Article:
A break-even analysis is a financial tool which helps a company to determine the stage at which the company, or a new service or a product, will be profitable. In other words, it is a financial calculation for determining the number of products or services a company should sell or provide to cover its costs (particularly fixed costs). 

What is a Break-Even Analysis

Break-even is a situation where an organization is neither making money nor losing money, but all the costs have been covered.

Break-even analysis is useful in studying the relation between the variable cost, fixed cost and revenue. Generally, a company with low fixed costs will have a low break-even point of sale. For example, say Happy Ltd has fixed costs of Rs. 10,000 vs Sad Ltd has fixed costs of Rs. 1,00,000 selling similar products, Happy Ltd will be able to break-even with the sale of lesser products as compared to Sad Ltd.

Break-even point formula

To learn how to find break-even point, you must know the break-even point formula. To know how to calculate break-even point, you need the following:

  • Fixed costs
  • Variable costs
  • Selling price of the product

So, what’s the difference between fixed vs. variable costs? Fixed costs are expenses that remain the same, regardless of how many sales you make. These are the expenses you pay to run your business, such as rent and insurance.

On the other hand, variable costs change based on your sales activity. When you sell more items, your variable costs increase. Examples of variable costs include direct materials and direct labor.

Your selling price is how much you charge for the one unit or product.

Without further ado, here’s the break-even formula:

Break-even Point Per Unit = Fixed Costs / (Sales Price Per Unit – Variable Costs Per Unit)

The sales price per unit minus variable cost per unit is also called the contribution margin. Your contribution margin shows you how much take-home profit you make from a sale.

The break-even point is your total fixed costs divided by the difference between the unit price and variable costs per unit. Keep in mind that fixed costs are the overall costs, and the sales price and variable costs are just per unit.

Components of Break-Even Analysis

Fixed costs

Fixed costs are also called overhead costs. These overhead costs occur after the decision to start an economic activity is taken and these costs are directly related to the level of production, but not the quantity of production. Fixed costs include (but are not limited to) interest, taxes, salaries, rent, depreciation costs, labour costs, energy costs etc. These costs are fixed irrespective of the production. In case of no production also the costs must be incurred.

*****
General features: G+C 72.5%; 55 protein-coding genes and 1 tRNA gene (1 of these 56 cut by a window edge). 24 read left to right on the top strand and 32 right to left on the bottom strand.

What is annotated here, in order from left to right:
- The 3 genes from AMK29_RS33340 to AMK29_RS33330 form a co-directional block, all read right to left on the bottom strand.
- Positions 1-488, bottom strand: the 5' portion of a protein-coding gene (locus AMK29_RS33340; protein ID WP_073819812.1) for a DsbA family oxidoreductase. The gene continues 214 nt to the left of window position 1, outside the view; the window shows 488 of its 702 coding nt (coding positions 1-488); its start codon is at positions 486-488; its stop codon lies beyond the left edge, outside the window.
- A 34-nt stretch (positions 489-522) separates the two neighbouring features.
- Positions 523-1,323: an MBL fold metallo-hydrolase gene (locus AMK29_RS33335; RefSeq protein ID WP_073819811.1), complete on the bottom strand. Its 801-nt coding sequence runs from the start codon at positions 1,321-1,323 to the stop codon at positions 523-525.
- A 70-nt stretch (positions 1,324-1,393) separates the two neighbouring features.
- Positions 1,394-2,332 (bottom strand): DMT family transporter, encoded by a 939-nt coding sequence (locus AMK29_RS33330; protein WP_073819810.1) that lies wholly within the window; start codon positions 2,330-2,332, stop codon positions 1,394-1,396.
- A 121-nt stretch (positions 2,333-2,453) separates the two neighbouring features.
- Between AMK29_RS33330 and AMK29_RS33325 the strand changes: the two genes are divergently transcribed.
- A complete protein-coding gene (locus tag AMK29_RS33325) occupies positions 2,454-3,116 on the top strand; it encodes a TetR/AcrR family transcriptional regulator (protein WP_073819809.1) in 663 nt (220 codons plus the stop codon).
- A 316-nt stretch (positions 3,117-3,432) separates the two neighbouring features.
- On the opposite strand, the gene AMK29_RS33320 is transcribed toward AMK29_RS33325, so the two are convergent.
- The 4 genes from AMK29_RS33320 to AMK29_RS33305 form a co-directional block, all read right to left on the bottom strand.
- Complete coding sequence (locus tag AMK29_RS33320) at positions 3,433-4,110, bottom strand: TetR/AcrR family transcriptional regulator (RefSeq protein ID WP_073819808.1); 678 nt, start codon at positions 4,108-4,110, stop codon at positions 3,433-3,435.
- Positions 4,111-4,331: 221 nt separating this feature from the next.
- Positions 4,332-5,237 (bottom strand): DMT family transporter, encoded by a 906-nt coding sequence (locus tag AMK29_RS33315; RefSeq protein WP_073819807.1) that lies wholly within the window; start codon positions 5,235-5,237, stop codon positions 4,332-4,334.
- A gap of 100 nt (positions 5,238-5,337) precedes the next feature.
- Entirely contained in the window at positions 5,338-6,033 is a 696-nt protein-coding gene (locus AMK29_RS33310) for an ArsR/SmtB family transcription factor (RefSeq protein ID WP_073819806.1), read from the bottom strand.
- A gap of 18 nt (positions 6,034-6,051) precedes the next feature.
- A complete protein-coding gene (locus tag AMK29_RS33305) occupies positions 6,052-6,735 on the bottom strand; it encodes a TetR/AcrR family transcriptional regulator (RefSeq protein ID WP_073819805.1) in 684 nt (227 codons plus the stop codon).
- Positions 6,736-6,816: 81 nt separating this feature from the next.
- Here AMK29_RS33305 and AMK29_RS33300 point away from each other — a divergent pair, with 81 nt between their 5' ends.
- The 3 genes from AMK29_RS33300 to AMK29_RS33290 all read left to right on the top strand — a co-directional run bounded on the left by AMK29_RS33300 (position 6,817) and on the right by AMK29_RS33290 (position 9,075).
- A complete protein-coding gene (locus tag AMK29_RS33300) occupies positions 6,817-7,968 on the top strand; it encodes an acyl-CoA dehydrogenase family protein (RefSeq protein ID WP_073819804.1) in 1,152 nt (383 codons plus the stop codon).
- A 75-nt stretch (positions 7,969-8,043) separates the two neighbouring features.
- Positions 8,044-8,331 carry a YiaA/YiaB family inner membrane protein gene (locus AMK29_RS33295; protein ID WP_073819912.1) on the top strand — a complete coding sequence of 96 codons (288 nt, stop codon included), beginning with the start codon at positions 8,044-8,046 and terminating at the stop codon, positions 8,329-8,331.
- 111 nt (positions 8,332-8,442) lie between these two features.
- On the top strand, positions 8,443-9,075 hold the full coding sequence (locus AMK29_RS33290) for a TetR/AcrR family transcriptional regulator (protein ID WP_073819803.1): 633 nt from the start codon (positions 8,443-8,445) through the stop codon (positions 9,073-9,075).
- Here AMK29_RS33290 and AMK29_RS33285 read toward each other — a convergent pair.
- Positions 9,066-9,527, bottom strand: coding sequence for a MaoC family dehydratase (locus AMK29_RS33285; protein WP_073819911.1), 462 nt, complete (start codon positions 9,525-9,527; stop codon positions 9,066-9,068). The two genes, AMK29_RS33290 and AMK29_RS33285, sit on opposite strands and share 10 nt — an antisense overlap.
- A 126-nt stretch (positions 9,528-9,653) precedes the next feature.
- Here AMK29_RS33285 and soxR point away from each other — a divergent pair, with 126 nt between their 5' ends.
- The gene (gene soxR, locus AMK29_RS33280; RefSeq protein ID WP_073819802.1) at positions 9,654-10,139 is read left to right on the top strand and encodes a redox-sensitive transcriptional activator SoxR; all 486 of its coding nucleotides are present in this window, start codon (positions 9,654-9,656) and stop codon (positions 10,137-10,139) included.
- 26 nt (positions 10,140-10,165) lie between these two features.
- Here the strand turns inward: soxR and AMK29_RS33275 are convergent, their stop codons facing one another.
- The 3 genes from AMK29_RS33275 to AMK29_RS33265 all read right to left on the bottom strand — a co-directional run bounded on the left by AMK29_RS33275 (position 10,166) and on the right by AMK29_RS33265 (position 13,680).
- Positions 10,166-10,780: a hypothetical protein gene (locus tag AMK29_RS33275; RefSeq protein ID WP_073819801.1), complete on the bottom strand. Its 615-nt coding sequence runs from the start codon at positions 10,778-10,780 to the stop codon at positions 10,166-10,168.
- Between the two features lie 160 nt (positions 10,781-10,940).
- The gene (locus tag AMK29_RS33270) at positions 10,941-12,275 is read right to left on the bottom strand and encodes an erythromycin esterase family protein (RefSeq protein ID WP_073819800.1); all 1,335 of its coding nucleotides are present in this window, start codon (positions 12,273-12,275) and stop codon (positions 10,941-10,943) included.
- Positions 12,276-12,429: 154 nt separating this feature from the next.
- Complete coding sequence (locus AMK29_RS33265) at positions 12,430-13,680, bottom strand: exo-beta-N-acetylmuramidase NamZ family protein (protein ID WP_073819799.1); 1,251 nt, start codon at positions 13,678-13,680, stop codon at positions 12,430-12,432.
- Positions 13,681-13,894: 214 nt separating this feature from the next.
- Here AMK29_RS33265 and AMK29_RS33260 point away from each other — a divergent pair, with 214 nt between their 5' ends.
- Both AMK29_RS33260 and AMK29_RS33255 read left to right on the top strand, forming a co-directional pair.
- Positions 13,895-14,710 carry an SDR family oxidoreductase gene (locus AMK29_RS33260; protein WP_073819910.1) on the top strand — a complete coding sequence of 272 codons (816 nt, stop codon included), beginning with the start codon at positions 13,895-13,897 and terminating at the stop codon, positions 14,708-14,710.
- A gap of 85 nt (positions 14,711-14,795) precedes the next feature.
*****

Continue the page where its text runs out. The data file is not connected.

Variable costs

Variable costs are costs that will increase or decrease in direct relation to the production volume. These costs include cost of raw material, packaging cost, fuel and other costs that are directly related to the production.

When is Break-even analysis used

  • Starting a new business: To start a new business, a break-even analysis is a must. Not only it helps in deciding whether the idea of starting a new business is viable, but it will force the startup to be realistic about the costs, as well as provide a basis for the pricing strategy.
  • Creating a new product: In the case of an existing business, the company should still peform a break-even analysis before launching a new product—particularly if such a product is going to add a significant expenditure.
  • Changing the business model: If the company is about to the change the business model, like, switching from wholesale business to retail business, then a break-even analysis must be performed. The costs could change considerably and breakeven analysis will help in setting the selling price.

Breakeven analysis is useful for the following reasons:

  • It helps to determine remaining/unused capacity of the company once the breakeven is reached. This will help to show the maximum profit on a particular product/service that can be generated.
  • It helps to determine the impact on profit on changing to automation from manual (a fixed cost replaces a variable cost).
  • It helps to determine the change in profits if the price of a product is altered.
  • It helps to determine the amount of losses that could be sustained if there is a sales downturn.

Additionally, break-even analysis is very useful for knowing the overall ability of a business to generate a profit. In the case of a company whose breakeven point is near to the maximum sales level, this signifies that it is nearly impractical for the business to earn a profit even under the best of circumstances.
Therefore, it’s the management responsibility to monitor the breakeven point constantly. This monitoring certainly reduces the breakeven point whenever possible.